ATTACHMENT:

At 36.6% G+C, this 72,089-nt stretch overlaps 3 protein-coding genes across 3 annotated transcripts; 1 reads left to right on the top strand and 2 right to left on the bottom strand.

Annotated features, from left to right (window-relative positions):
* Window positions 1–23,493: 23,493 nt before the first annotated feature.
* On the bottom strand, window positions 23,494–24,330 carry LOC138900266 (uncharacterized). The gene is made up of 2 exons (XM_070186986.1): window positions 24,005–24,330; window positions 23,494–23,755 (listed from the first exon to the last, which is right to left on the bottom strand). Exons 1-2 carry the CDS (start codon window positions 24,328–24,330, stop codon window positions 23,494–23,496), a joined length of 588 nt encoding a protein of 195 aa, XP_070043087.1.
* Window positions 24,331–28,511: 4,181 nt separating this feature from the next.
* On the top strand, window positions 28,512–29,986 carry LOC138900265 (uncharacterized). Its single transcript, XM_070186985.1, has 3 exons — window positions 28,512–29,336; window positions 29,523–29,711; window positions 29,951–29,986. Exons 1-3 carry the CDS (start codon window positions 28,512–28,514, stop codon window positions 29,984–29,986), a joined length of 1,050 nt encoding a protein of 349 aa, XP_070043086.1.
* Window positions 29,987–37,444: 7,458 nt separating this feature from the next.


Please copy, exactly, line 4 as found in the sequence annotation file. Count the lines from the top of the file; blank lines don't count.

* On the bottom strand, window positions 23,494–24,330 carry LOC138900266 (uncharacterized). The gene is made up of 2 exons (XM_070186986.1): window positions 24,005–24,330; window positions 23,494–23,755 (listed from the first exon to the last, which is right to left on the bottom strand). Exons 1-2 carry the CDS (start codon window positions 24,328–24,330, stop codon window positions 23,494–23,496), a joined length of 588 nt encoding a protein of 195 aa, XP_070043087.1.